worked in the Senate Periodical Press Gallery — and called Gary Hart
and Warren Rudman, who had chaired a commission warning of a terrorist
attack. Their warnings had been ignored. That day I got angry. It was a weird time to be a reporter.”

WaPo‘s Aaron Blake: “Getting ready for my first day of college at the University of Minnesota. I still went to class for some reason. I think that’s proof that this didn’t set in right away.”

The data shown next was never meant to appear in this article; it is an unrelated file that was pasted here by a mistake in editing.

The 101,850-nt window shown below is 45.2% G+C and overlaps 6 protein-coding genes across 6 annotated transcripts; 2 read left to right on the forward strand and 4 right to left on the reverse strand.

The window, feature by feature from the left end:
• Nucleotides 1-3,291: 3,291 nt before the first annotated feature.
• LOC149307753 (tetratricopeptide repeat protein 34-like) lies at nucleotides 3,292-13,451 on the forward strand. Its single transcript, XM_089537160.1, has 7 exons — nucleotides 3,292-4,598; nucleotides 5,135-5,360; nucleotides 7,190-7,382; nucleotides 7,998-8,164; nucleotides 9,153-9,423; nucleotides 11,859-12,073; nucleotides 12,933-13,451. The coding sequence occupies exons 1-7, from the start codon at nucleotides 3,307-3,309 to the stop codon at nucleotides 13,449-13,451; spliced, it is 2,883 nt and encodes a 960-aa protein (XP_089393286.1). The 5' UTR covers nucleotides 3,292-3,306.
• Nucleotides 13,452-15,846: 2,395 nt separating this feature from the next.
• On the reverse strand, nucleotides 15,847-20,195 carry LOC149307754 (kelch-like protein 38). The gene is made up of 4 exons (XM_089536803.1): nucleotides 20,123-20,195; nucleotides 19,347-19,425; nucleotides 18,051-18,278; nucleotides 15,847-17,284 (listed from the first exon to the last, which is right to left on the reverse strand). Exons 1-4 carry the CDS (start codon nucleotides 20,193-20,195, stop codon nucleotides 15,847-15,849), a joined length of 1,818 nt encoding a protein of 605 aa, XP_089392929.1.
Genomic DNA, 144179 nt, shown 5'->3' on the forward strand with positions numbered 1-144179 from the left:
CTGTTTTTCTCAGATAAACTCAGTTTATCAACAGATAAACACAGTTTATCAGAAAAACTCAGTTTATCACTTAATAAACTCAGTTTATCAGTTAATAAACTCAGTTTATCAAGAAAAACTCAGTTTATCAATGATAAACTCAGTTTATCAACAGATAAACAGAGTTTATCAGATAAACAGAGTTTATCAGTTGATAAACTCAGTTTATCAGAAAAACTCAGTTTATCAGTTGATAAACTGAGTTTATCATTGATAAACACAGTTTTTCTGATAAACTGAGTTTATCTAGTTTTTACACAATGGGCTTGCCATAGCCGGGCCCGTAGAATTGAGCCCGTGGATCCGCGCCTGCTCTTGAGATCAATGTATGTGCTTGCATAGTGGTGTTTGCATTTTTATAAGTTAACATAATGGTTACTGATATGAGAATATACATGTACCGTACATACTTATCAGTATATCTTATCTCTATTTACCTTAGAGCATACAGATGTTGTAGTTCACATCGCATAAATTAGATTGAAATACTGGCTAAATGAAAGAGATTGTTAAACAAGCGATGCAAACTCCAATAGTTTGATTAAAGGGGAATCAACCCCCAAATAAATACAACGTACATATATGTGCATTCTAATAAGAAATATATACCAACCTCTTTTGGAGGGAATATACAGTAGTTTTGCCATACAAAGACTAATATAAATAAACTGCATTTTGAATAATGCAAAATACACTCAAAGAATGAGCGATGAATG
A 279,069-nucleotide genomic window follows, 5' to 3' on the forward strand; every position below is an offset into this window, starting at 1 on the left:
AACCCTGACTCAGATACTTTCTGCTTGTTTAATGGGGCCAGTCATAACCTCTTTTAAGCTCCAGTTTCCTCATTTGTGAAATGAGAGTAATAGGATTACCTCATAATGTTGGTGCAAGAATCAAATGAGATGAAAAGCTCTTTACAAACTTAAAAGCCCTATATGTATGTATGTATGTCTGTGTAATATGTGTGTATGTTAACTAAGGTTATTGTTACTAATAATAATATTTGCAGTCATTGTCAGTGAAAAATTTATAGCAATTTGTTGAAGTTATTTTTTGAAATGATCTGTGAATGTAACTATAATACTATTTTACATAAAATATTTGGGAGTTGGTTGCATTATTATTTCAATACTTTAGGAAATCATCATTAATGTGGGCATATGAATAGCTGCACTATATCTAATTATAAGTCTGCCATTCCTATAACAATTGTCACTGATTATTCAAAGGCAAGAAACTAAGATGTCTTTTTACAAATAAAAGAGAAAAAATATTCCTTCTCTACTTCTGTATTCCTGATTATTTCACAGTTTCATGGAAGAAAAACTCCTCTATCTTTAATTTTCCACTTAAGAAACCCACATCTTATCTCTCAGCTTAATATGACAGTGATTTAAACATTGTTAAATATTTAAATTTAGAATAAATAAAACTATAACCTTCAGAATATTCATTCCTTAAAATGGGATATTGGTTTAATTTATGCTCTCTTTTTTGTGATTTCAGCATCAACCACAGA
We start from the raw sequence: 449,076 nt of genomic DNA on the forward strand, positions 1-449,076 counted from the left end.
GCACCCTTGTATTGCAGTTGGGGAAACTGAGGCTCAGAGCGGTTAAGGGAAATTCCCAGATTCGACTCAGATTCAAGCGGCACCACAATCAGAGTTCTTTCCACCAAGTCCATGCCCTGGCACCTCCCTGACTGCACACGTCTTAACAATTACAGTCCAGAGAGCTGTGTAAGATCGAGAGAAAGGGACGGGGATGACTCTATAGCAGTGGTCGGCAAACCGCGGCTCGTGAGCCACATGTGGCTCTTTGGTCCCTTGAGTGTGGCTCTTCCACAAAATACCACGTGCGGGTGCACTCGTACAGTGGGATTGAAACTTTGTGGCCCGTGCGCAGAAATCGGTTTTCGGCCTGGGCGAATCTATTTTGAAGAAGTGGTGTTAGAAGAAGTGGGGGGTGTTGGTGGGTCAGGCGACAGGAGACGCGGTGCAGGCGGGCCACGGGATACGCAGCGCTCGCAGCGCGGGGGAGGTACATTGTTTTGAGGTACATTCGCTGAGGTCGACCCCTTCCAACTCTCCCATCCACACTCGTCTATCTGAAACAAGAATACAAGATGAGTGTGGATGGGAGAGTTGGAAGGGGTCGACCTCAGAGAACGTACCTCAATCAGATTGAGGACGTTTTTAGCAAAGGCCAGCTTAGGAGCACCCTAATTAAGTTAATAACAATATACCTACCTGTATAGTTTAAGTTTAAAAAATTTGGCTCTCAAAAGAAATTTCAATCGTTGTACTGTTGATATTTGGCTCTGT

Poshbrood Travel Blog Founder and blogger Elizabeth Thorp: ” On 9-11, I had a plane ticket to fly from IAD to Denver around 11 am. I was Executive Director of the National Campaign for Hearing Health and we had a board meeting in Denver. A few colleagues had gone out Monday. I don’t love to fly (ironic, huh since I’m a travel writer and founder of travel website and consultancy Poshbrood?) My grandfather was killed in a small plane crash and I grew up in a family of nervous fliers. Almus and I had been married a year and lived in a condo near the Cathedral. I had gotten up early to exercise, had come back and was making coffee, reading the paper and watching the news. I was extra nervous about flying that day, just had a bad feeling and was dragging my feet. My insomniac mom called from LA around 8:30 a.m. and I told her I was going to Colorado but really didn’t want to fly…she said the weather’s great today, you’ll have a smooth flight! Later I was watching the Today Show (way pre-George on GMA which is our new morning show) and they broke in to say a small plane had it the Tower and showed the footage. I had been in the building recently for a client meeting and thought ‘the building is huge, there is no way that’s a small plane.’ I got online (dial up!) and checked to see how many other United flights there were to Denver as I didn’t want to head to the airport yet (but should by 9:30 am). There were more flights and I decided to wait a bit before heading to airport. I kept watching the TV and live (I remember it was Katie Couric and Al Roker talking) watched as the second plane hit the Tower. My blood ran cold and I knew something deliberate, horrible and evil was happening and it didn’t matter if I went to the silly board meeting or not. My husband came in from his run and he said he knew by my face something was very, very wrong. My parent’s called me to make sure I didn’t get on the plane (duh!) and several people thought I might be going to LA from IAD and couldn’t get through to me because lines were jammed. We watched live as Jim Miklaszewski reported an explosion at the Pentagon which was the other IAD plane and got a text that the rest of the office downtown at 17th and K were evacuating. We went to the roof of our condo and saw the plume of smoke at the Pentagon and I couldn’t get my head around the malicious evil of “people” who would deliberately crash a plane of innocents. I still can’t. We then started hearing about the PA plane crash and acquaintances or classmates who were in planes or the Tower. I cried and watched TV all day. In the afternoon, I walked over to the Cathedral with our dogs and met some nice out of town visitors. They were seeking comfort because a colleague of theirs had been on the flight that went into the Pentagon. It was so very sad. Still is. I have my unused 9-11 plane ticket somewhere in a box of keepsakes. After that day for awhile I was always given extra searches, pulled out of line and had bags searched. Even when 8 months pregnant! Maybe because I was flying on 9/11?”